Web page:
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Sociable strolls key to achieve improved health

Sociable strolls key to achieve improved health

A study by Sheffield Hallam University into short health walks has found that their success primarily hinges on social factors. The research shows that being able to socialise and enjoy company are key ways to achieve long-term behaviour change and improved health. [More]
Athletes need to drink when thirsty to avoid exercise-associated hyponatremia

Athletes need to drink when thirsty to avoid exercise-associated hyponatremia

For hikers, football players, endurance athletes, and a growing range of elite and recreational exercisers, the best approach to preventing potentially serious reductions in blood sodium level is to drink when thirsty, according to an updated consensus statement on exercise-associated hyponatremia (EAH). [More]
Neighborhood physical and social environments may affect type 2 diabetes risk

Neighborhood physical and social environments may affect type 2 diabetes risk

Neighborhood resources to support greater physical activity and, to a lesser extent, healthy diets appear to be associated with a lower incidence of type 2 diabetes, although the results vary by the method of measurement used, according to an article published online by JAMA Internal Medicine. [More]
Researchers discover gene locations affecting wrist bones in children

Researchers discover gene locations affecting wrist bones in children

Pediatric researchers have discovered gene locations affecting bone strength in wrist bones, the most common site for fractures in children. Children who have those genetic variants may be at higher-than-average risk of wrist fractures, and could especially benefit from activities and diets that promote bone strength. [More]
University of Leicester collaborates with Youth Sport Trust to make adolescent girls stay active

University of Leicester collaborates with Youth Sport Trust to make adolescent girls stay active

Researchers from the University of Leicester are working with the Youth Sport Trust to determine whether a school-based physical activity programme could help provide the key to encouraging adolescent girls to be active and stay active. [More]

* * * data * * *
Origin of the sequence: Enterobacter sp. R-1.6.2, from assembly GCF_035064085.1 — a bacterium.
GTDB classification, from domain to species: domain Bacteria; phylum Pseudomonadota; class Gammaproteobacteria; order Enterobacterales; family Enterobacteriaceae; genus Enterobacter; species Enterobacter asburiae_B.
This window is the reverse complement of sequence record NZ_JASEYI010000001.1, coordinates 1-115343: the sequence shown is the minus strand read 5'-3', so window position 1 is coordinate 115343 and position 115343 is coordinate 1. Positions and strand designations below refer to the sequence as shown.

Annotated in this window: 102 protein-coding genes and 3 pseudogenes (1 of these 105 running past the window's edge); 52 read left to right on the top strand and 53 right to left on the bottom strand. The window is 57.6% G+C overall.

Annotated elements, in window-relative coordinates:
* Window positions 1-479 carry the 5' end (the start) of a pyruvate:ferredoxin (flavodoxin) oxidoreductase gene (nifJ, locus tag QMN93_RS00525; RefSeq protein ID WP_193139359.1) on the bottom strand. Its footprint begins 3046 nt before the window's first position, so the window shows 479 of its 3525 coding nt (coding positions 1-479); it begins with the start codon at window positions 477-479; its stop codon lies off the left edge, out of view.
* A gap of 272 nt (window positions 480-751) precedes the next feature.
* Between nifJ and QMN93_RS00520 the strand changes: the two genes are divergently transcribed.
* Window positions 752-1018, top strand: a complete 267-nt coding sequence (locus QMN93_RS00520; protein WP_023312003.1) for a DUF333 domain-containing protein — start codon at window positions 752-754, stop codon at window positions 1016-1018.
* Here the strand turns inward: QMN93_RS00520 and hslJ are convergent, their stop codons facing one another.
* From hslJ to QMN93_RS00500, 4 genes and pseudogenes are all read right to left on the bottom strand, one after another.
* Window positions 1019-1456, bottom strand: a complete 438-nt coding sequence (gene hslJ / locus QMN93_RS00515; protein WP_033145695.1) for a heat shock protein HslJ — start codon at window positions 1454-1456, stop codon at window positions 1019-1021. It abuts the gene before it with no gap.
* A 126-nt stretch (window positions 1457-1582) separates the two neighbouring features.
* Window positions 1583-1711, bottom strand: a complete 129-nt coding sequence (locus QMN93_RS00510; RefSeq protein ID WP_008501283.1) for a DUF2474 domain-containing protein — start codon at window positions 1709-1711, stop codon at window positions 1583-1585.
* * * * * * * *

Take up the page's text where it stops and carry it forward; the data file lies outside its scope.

UC Riverside researchers explore effects of early-life exercise

UC Riverside researchers explore effects of early-life exercise

More than one in three adults in the United States is considered to be obese. What impact can exercise done early in life have on the propensity for exercising during the adult years? A team of researchers at the University of California, Riverside did experiments on mice in the lab to find out. Specifically, they evaluated the effects of early exercise on adult physical activity, body mass, food consumption and circulating leptin levels. [More]
Nutrition experts offer tips to employees working in sedentary environment

Nutrition experts offer tips to employees working in sedentary environment

When it comes to taking a physical activity break at work, it's more about the frequency than duration. That's advice Kansas State University experts in human nutrition and kinesiology are offering to employees working in a sedentary environment who are looking to improve their health. [More]
'Fitness' foods encourage people to eat more, exercise less

'Fitness' foods encourage people to eat more, exercise less

Weight-conscious consumers are often drawn to foods such as Clif Bars and Wheaties, whose packaging suggests that they promote fitness. But according to a new study in the Journal of Marketing Research, such "fitness branding" encourages consumers to eat more of those foods and to exercise less, potentially undermining their efforts to lose or control their weight. [More]
Child fitness levels falling at faster rate than feared

Child fitness levels falling at faster rate than feared

Child fitness levels are falling at an even faster rate than first feared - and this time there is evidence it has nothing to do with obesity. [More]
ViaSat named one of 2015 San Diego Business Journal 'Healthiest Companies'

ViaSat named one of 2015 San Diego Business Journal 'Healthiest Companies'

ViaSat Inc., an innovator in broadband and communication technologies and services, is proud to announce it was recognized as one of the 2015 San Diego Business Journal 'Healthiest Companies' in the mega company category. This announcement comes as the Company holds its annual Wellness Week, with opportunities designed to educate and engage employees on healthy lifestyle choices. [More]